Baby Swimming Lessons: Important Information

rsh_admin   >  22 December 2013

Did you know that your newborn baby possess the reflexes to swim and dive in water from day one? After roughly 6 months or so though, these reflexes begin to diminish. This doesn’t mean your little one is a perfectly safe swimmer prior to being half a year old, it just means your baby has a reflex which prevents him or her from breathing water into their lungs or immediately sinking.

So what age should we start swimming lessons?

The Australian Swimming Coaches & Teachers Association recommends babies be at least 4 months old prior to commencing formal lessons. This is to allow enough time to ensure bonding occurs between parent and child, and also to afford the baby’s medical history and immune system time to develop. However, this is not to say that your baby should avoid water until they are 4 months old.

Their natural affinity with water can be explored in the home, at bath time, just as soon as the umbilical cord has healed (usually after 1 or 2 weeks). If you have access to a bath tub, by all means get in there with your newborn and have a great time in the water. Not only does it make your little one more comfortable in the water, it has been said to strengthen the bond between parent and child, being face-to-face, skin-to-skin, touching the water together.

Why is it important to start lessons ASAP?

Early introduction to the water is encouraged because a child under age one is less influenced by negative attitudes about the water. It often takes longer for the child to get used to the teacher, the water, the distractions at the pool and submersion. With that said, however, it is better to start late than not at all, given the importance of teaching water safety to all children.

What are some other benefits of swimming lessons?

Your baby is able to exercise more muscles in the water, as he or she is less-restricted by gravity. This encourages early physical development which, in turn, manifests itself in the early acquisition of other physical skills, like walking, climbing and jumping.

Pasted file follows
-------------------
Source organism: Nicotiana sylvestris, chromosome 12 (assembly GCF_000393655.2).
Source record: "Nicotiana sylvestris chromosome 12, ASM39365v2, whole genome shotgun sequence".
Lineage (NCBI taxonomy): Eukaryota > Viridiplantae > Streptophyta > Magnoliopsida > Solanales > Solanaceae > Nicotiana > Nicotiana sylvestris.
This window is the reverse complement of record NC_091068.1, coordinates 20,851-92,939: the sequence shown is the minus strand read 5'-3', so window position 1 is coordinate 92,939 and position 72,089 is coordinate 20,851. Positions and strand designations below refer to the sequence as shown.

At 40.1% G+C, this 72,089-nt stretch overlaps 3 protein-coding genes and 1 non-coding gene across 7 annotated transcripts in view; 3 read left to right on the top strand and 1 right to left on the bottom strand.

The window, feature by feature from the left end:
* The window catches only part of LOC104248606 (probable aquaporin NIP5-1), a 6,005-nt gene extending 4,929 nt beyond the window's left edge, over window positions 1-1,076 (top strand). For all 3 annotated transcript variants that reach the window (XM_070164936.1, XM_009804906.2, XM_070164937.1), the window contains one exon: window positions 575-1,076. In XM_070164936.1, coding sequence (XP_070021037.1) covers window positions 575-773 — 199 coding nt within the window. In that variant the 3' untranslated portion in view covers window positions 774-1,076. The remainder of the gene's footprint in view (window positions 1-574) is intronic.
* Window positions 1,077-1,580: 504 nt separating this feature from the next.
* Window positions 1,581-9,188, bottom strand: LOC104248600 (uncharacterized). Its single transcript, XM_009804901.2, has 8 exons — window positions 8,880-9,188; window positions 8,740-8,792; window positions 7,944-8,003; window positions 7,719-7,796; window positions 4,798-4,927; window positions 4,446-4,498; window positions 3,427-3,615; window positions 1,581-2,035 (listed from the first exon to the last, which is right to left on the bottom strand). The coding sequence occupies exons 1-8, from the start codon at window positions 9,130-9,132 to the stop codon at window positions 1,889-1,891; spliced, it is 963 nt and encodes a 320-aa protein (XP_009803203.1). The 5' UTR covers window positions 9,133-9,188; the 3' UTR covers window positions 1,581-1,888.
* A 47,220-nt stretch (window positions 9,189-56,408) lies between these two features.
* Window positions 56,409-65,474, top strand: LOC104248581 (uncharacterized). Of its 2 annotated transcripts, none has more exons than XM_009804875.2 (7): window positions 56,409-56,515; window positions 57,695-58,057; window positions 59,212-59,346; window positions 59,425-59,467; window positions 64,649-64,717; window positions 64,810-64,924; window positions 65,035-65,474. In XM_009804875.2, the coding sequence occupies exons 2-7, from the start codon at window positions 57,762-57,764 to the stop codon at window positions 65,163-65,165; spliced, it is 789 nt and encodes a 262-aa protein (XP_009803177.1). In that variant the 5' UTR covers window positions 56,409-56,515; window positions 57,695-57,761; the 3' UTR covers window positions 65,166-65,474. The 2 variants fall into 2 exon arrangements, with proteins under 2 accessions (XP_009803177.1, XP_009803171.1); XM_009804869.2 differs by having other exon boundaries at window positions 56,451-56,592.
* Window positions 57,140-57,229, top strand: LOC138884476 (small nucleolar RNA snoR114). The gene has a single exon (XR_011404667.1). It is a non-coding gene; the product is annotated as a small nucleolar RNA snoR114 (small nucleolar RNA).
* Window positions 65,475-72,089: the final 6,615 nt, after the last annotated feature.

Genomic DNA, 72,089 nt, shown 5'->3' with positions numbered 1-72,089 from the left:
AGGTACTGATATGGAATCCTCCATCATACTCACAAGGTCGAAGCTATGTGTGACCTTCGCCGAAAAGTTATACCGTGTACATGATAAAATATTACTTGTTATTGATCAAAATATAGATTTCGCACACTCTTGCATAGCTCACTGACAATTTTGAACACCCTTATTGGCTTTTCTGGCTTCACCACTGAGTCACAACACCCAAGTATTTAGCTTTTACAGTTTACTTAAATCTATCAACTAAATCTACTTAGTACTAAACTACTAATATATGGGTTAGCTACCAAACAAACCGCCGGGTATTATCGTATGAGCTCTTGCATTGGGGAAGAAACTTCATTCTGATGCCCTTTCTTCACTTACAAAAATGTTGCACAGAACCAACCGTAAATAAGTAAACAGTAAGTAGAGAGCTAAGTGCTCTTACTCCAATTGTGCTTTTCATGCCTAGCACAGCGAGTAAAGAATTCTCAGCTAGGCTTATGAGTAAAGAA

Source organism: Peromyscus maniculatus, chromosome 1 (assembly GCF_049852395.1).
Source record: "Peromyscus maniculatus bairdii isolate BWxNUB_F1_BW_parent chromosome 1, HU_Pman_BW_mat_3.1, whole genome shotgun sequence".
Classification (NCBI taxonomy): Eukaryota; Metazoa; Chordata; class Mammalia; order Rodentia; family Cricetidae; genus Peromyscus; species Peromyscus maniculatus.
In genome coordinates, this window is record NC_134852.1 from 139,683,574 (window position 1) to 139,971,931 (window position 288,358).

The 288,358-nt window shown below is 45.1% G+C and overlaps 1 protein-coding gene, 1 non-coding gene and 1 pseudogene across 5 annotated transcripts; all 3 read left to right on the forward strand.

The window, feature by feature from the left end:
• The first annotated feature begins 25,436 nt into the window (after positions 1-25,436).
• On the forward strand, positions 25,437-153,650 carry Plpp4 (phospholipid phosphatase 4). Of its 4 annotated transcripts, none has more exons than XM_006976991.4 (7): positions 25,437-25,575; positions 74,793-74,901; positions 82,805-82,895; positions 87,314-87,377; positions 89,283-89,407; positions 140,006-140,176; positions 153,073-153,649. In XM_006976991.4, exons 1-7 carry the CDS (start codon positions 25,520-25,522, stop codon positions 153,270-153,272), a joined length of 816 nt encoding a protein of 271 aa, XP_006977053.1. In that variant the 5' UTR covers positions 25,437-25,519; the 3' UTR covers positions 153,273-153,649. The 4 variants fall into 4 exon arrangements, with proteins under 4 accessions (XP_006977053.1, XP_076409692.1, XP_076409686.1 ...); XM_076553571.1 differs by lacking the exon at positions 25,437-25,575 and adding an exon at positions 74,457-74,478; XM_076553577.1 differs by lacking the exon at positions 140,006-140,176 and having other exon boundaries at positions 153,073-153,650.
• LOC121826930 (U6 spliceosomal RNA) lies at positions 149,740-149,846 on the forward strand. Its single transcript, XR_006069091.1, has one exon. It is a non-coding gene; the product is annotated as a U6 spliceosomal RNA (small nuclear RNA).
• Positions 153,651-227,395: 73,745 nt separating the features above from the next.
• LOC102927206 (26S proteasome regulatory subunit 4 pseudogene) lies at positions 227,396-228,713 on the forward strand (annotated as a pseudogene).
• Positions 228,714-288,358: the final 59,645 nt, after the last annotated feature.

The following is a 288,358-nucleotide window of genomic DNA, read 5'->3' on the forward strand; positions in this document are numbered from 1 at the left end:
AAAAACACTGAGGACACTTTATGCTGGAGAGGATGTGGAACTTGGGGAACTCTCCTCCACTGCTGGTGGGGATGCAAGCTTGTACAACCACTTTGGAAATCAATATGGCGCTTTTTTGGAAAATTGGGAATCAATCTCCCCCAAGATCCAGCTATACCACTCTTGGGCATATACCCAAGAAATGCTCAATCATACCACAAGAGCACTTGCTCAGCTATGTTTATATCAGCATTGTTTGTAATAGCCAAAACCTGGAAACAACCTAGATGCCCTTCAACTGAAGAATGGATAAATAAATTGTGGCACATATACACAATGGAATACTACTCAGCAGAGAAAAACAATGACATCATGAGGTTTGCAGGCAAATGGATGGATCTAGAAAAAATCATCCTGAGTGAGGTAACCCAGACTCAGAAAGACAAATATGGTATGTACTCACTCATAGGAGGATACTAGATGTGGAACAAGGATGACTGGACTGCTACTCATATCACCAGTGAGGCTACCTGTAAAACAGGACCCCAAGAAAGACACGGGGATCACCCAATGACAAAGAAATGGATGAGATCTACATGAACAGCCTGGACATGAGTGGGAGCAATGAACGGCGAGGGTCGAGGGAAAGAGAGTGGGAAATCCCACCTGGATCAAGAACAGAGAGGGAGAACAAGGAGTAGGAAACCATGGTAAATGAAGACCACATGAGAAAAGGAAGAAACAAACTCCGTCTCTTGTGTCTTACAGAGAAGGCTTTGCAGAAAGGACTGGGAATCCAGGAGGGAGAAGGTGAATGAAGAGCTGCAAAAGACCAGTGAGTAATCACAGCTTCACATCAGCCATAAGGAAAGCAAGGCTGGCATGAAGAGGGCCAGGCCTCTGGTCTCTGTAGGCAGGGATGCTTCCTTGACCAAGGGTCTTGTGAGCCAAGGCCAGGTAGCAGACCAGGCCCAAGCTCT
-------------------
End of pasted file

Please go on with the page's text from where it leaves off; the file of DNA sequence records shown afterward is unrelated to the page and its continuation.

A study conducted by the National Institute of Health in 2009 found that participation in formal swimming lessons can reduce the risk of drowning by 88% among children aged 1-4 years. The NIH concluded that swimming lessons have a “preventative effect” and are a vital step in a complete preventative program.

Another study conducted in Germany, revealed that children who take year-round, formal, swimming lessons from a young age are better prepared for learning and schooling in later years.

Other important things to note:

  • Try to schedule naps for after swimming lessons, and if you can help it, try not to bring a tired child into the pool;
  • Ensure your baby hasn’t eaten in the past half hour to an hour, so as to avoid cramps or sickness. However, do bring an after-swim snack along with you if it fits within your baby’s feeding schedule.
  • Stock up on disposable swim nappies at around $30-$40 per pack of ten or grab a couple of Rashoodz reusable swim nappies instead (no other nappy needed!). Remember, what happens in a Rashoodz swim nappy, stays in a Rashoodz swim nappy. That goes for numbers 1s AND number 2s; and finally
  • BE SUNSAFE! Although there may be shade cloths covering the pool, sunlight and harmful UV Rays can be reflected and refracted towards your darling’s delicate skin. This is why we suggest using the old adage of “slip, slop, slap, seek, slide”. Slip on a Rashoodz UPF50+ rashsuit, slop on some high quality, water-resistant sunscreen, slap on the Rashoodz attached hat (yes they can swim in it, no worries!), seek the shade where possible and slide on some cool Rashoodz Shadez to complete the look.

The abovementioned items are all available at our online store www.rashoodz.com.au/shop-online now.

Sources:

  1. http://www.swimskills.com.au/faq.html
  2. http://www.babycentre.co.uk/x1048249/is-it-true-that-babies-are-born-with-the-ability-to-swim
  3. http://www.aquaticachievers.com.au/baby-faq-s
  4. http://brainworldmagazine.com/babies-can-swim-when-to-begin-swim-lessons-and-why/